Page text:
Here's a believe-it-or-not worthy of Ripley himself. When 100 RIFLES (an average western which I watched this afternoon) was released in 1969, Jim Brown was a bigger movie star than Burt Reynolds. Brown, the all-pro hall-of-famer NFL running back for the Cleveland Browns, quit football at the peak of his career to pursue an acting career. His first film was Robert Aldrich's WWII epic THE DIRTY DOZEN (1967).
In 100 RIFLES, Brown plays a U.S. sheriff in Mexico out to capture and bring-him-back-alive one Yaqui Joe (Reynolds), a half-Indian, half-Alabaman, who robbed an Arizona bank for $6,000. He used the money to buy 100 rifles (don't you love it when the title of the film is actually used in the dialogue?) for the oppressed Yaqui Indians. They're under the boot heel of Mexican Army General Verdugo (Fernando Lamas) who is aided by a German military adviser played by the actor who was at the time known as Hans Gudegast. Gudegast was a regular on the late '60s television series THE RAT PATROL. Shortly after 100 RIFLES, Gudegast changed his name to Eric Braeden. Oh, and Dan O'Herlihy plays Grimes, a representative of the railroad line who plays both ends against the middle in the fight between the Mexican army and the Yaquis.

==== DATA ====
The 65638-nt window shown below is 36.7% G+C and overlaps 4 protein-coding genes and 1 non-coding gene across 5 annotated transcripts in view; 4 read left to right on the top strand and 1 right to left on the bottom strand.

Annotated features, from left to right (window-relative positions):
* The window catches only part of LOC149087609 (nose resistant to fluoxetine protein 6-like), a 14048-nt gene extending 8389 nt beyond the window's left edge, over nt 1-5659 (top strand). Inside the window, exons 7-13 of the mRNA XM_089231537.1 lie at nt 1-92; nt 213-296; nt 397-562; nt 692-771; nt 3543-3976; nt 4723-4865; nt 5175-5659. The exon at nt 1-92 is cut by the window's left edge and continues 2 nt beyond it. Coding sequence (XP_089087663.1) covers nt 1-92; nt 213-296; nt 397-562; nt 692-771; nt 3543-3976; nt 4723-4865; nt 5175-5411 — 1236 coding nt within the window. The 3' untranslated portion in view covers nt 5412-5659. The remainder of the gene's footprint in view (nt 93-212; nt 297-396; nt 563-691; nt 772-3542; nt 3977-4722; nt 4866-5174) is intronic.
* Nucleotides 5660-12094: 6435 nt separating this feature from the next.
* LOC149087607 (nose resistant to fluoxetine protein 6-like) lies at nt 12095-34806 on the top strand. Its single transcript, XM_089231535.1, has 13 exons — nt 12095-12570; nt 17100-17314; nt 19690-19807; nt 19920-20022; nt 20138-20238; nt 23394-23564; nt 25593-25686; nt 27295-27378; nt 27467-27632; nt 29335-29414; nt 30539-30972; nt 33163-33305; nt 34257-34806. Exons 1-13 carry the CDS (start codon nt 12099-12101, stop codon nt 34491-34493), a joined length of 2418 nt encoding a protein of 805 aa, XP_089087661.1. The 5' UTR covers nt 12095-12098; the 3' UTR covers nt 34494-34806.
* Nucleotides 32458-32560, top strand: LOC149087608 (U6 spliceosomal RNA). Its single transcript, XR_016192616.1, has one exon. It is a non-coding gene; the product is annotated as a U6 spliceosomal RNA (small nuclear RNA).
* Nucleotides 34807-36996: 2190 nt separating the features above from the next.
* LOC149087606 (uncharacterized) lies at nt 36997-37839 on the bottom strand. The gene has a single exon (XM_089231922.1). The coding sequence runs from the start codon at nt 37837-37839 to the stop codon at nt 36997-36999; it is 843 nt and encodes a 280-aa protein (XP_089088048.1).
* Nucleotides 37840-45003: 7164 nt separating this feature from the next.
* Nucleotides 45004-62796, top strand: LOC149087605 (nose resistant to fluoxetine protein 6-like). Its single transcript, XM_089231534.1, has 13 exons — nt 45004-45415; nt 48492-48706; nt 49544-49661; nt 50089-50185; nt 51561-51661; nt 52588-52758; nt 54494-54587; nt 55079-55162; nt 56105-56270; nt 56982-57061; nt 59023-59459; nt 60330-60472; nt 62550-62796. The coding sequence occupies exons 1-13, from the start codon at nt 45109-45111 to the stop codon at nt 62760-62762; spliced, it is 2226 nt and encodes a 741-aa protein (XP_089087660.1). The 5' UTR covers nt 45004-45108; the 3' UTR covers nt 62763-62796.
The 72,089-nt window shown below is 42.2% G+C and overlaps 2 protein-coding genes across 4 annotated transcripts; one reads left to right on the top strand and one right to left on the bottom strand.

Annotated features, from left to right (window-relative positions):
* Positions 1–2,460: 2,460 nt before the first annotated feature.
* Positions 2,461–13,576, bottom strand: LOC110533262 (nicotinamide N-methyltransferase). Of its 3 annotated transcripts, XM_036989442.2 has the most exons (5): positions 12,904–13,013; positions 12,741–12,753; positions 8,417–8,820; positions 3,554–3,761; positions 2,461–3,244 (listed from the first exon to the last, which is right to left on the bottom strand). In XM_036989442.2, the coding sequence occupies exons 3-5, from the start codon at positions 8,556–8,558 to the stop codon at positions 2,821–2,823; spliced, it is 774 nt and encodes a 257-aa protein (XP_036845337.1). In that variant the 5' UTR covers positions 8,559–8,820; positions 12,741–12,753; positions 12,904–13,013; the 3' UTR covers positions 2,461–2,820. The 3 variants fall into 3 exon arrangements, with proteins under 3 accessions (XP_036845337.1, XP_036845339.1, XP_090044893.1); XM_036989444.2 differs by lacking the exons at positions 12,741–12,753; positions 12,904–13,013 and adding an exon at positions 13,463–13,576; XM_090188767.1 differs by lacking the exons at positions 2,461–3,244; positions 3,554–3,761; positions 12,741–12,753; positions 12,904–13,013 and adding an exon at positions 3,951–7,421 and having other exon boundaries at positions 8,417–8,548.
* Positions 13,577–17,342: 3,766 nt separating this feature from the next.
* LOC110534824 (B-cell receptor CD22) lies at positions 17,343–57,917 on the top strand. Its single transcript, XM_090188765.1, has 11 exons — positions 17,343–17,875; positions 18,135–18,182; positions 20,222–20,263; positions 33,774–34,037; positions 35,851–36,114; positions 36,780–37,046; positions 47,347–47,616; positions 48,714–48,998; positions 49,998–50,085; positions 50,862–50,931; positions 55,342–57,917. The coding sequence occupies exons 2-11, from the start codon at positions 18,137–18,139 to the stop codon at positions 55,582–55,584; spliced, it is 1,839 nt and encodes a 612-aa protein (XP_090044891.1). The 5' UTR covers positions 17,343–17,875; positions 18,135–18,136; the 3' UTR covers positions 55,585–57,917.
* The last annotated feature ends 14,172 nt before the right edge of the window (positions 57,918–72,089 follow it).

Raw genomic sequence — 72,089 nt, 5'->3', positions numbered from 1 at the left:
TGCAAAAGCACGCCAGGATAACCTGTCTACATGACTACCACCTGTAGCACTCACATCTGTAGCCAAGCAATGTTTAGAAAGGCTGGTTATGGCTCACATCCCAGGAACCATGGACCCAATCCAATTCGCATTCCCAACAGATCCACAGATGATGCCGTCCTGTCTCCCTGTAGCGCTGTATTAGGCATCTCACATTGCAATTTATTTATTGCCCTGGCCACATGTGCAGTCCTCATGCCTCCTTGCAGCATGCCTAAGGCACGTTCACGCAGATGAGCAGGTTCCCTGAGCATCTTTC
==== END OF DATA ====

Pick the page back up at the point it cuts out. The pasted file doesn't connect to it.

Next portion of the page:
But of course, the real attraction (and ticket seller) here is Raquel Welch. Welch, who was under a multi-year contract at 20th Century Fox at the time, stars as Sarita, a Yaqui freedom fighter who will stop at nothing to liberate her people from their oppression.
Brown just wants to arrest Reynolds and bring him back to the U.S. but the two keep getting captured by the Mexicans. They keep escaping from the Mexicans. They keep being chased by the Mexicans. Then they are once again captured and the whole cycle begins again.
Of course, Brown and Welch eventually take to bed in what was at the time a pretty daring depiction of interracial sex. Brown leads the final attack against Lamas in a well-staged action sequence involving a train and a heavily armed town. In the end, (spoiler warning) Welch is dead, Brown returns to the U.S. and Reynolds is left to lead the now free Yaquis.
100 RIFLES is competently directed by Tom Gries and the screenplay by Clair Huffaker (from a novel by Robert MacLeod) mixes action and humor. It's no classic but it was never intended to be. It was made to advance the careers of Jim Brown, Raquel Welch and Burt Reynolds and it did so successfully. It's worth seeing if you're a fan of any or all of these performers or if you like westerns.
Note: the one-sheet shown above mistakenly lists Akim Tamiroff as being in the cast. Wonder how that happened?